Report Examines U.S. Opportunities in Power Generation

The emergence of Independent Power Producers, co-generation and the growth of distributed energy systems are among critical issues singled out in a new report on the U.S. power industry.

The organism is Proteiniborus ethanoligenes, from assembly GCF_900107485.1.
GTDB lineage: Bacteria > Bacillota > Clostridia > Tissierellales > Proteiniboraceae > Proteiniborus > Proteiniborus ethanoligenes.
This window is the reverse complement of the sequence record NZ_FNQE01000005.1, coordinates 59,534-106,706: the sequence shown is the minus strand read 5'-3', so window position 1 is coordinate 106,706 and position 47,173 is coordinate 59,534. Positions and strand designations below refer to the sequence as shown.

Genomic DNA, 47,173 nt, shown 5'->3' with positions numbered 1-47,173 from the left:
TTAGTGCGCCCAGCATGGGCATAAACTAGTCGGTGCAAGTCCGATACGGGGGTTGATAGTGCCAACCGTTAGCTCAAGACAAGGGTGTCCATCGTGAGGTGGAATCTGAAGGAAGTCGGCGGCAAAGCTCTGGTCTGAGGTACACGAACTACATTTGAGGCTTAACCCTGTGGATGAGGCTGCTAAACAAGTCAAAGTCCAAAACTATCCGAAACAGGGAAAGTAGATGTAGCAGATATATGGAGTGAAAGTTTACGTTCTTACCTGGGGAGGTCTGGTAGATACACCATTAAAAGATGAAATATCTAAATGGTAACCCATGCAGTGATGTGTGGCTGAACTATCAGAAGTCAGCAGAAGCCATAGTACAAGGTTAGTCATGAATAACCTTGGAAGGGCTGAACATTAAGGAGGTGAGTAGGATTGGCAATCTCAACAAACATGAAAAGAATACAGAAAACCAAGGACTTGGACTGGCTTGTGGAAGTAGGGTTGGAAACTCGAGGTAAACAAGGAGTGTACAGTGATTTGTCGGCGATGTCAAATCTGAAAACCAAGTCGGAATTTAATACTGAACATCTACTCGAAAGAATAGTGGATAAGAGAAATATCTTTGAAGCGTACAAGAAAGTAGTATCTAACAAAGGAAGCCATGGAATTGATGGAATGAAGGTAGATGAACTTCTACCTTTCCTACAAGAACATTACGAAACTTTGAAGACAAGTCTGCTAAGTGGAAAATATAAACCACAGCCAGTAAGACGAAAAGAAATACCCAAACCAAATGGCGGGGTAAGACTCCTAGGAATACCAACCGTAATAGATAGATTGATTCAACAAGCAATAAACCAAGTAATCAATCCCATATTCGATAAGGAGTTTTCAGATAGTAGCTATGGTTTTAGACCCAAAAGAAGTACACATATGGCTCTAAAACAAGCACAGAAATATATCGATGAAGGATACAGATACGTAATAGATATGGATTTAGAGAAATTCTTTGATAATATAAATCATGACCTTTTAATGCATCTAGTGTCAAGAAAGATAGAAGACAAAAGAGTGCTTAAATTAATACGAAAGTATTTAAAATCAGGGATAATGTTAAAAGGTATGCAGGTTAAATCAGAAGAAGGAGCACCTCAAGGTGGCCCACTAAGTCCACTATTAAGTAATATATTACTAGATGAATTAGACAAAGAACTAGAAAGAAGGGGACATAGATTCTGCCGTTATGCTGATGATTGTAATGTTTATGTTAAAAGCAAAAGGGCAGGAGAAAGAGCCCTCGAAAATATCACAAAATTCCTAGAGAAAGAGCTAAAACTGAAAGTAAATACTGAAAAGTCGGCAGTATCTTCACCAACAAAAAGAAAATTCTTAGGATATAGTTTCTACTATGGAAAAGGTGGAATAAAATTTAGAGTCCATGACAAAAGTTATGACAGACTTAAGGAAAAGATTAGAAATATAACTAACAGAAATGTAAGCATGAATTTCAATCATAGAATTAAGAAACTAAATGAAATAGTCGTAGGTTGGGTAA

SUNNYVALE, California, US, 2001-08-29 [SolarAccess.com] ‘Opportunities in the Changing U.S. Independent Power Generation, Transmission and Distribution Industry’ addresses the issues and opportunities confronting investors, suppliers and distributors regarding all nine major power generation technologies. It explains how power generation business in most industrialized and some non-industrialized countries, is undergoing fundamental changes. Deregulation is being introduced gradually in the U.S., with half of the states introducing full or partial deregulation measures. Deregulation has introduced several uncertainties and, due to the developments in California, some states have begun questioning the overall benefits of deregulation and have decided to postpone action until the California situation stabilizes, notes the report. Some industry experts believe that unless the supply of power slightly exceeds demand, the intended benefits of deregulation will not be realized. The report describes market forces including deregulation of the power industry, loosening of the monopolistic hold of utilities in retail power distribution, increased environmental activism, and legislation against the use of nuclear, oil and coal for fuel. Other factors researched are the continued use of coal as the most available and inexpensive fuel source, increased use of natural gas and combined cycle power plants, emergence of IPPs, and co-generation systems, the growth of distributed energy systems, power being marketed as a commodity in future contracts on mercantile exchanges, independent power plant operators finding it very difficult to enter retail power distribution markets in direct competition with local utilities and some utilities finding it more profitable to sell power than produce it. The 120-page report sells for US$3,500.
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